pound going into 1983. And then, in late
1983-
RAOUL PAL: So, it was a free-floating
currency then?
KYLE BASS: It was a free-floating currency
then, yep.
So, but 50% devalued over just a handful of
years. To the extent that the South China
Morning Post was saying it’s becoming a
banana republic.
The currency is in a “free fall”, and then
they pegged it to the dollar, the US dollar.
Fascinating, right? It’s being controlled by
the British and yet they’ve pegged it
to the US dollar looking for more stability
than I guess the British had.
RAOUL PAL: Nice dig.
KYLE BASS: And so, right now, we face Brexit
and I don’t know what’s going to happen next,
but I think that back then, they engaged in a
peg
to try to bring some sort of stability to
calm the nerves
and the psyches of investors in Southeast
Asia and primarily Hong Kong,
because as you know, investors were thinking
with Great Britain,
there’s a legislative democracy, there’s
basically financial stability, there’s rule
of law.
They’re all the things that capital needs to
invest
and make real investments in the sovereign of
the territory.
And with the idea that China might take back
over sooner rather than later, the money
left.
And that’s why they had to institute the peg.
So, the UK-Chinese agreement, this British
agreement 1984 stipulated or set forth the
rules
by which Great Britain would engage with Hong
Kong in the future.
And the handoff would be July 1st, 1997.
Fast forward from ’84 to ’92 when the US
entered its Hong Kong-US Policy Act,
both Great Britain and the US treat Hong Kong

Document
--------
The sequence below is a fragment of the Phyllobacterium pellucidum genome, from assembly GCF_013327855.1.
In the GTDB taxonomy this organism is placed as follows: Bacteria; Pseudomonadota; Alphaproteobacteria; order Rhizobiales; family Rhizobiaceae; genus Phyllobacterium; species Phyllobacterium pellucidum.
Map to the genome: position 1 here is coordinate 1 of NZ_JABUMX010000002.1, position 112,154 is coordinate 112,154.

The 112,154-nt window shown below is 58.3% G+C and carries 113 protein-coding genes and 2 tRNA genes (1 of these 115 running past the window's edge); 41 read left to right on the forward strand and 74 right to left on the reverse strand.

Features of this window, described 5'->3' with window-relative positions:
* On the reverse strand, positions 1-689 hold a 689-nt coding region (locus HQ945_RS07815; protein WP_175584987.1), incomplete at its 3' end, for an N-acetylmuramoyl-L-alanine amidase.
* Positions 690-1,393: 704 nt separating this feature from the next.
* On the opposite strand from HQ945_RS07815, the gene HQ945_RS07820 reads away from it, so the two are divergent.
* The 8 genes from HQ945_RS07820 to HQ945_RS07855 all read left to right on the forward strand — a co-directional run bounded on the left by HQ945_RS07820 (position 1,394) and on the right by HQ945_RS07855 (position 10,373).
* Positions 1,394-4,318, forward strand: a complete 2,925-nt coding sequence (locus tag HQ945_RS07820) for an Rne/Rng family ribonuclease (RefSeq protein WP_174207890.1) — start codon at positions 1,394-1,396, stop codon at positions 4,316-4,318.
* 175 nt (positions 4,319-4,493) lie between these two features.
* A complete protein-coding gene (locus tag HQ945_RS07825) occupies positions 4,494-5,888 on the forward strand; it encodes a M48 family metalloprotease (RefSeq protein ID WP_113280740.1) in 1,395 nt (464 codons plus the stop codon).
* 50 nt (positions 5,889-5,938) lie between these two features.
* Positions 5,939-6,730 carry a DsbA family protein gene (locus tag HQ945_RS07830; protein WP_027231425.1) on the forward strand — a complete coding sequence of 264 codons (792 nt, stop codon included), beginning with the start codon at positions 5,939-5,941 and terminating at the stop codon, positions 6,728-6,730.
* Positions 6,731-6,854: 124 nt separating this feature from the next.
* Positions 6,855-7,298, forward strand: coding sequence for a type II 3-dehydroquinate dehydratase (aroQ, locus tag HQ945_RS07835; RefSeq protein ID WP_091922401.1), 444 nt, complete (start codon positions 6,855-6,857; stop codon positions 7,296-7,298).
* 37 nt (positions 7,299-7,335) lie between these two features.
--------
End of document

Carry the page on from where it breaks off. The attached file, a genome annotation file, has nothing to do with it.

as its own sovereign,
as long as it maintains autonomy.
Autonomy in its economic affairs, and its
legislative affairs and its rule of law.
RAOUL PAL: What does autonomy mean?
KYLE BASS: That no one else is running the
show.
This agreement stipulates that it is a
special administrative region of China,
but it’ll be treated as Hong Kong as long as
those things are maintained.
Like, I’d love to cover that secondarily in
our conversation-
RAOUL PAL: That’s my question, what’s
autonomy, but yeah-
KYLE BASS: Yeah. The word’s very important.
So, when you look at today, if you just look
at Hong Kong from a macro perspective,
it’s really important to think about what
happens when you peg your currency to
another.
There’s the pegged currency, then there’s the
anchor currency.
The anchor currency, in this case, is the
dollar.
What you’re doing is you’re basically saying
I will adopt their monetary policy.
I’ll adopt their yield curve.
I will basically let Jesus take the wheel and
let the US run my economy.
Now, that works actually fairly well as long
as there’s a synchronicity in economic
outputs,
right, i.e. if the economies are working
together, if one grows, the other grows,
if one goes into decline, the other goes into
decline.
That kind of relationship actually works.
If one economy is growing, while the other
one is declining,
and you have to import monetary policy and
i.e. the same rates curve,
it’s a disaster for the one that’s declining.
And so, 36 years ago, the US was the engine
for the world. And as the US economy went,
the world economy went. There was
synchronicity.
And if you fast forward to China’s ascension
to WTO in 2001,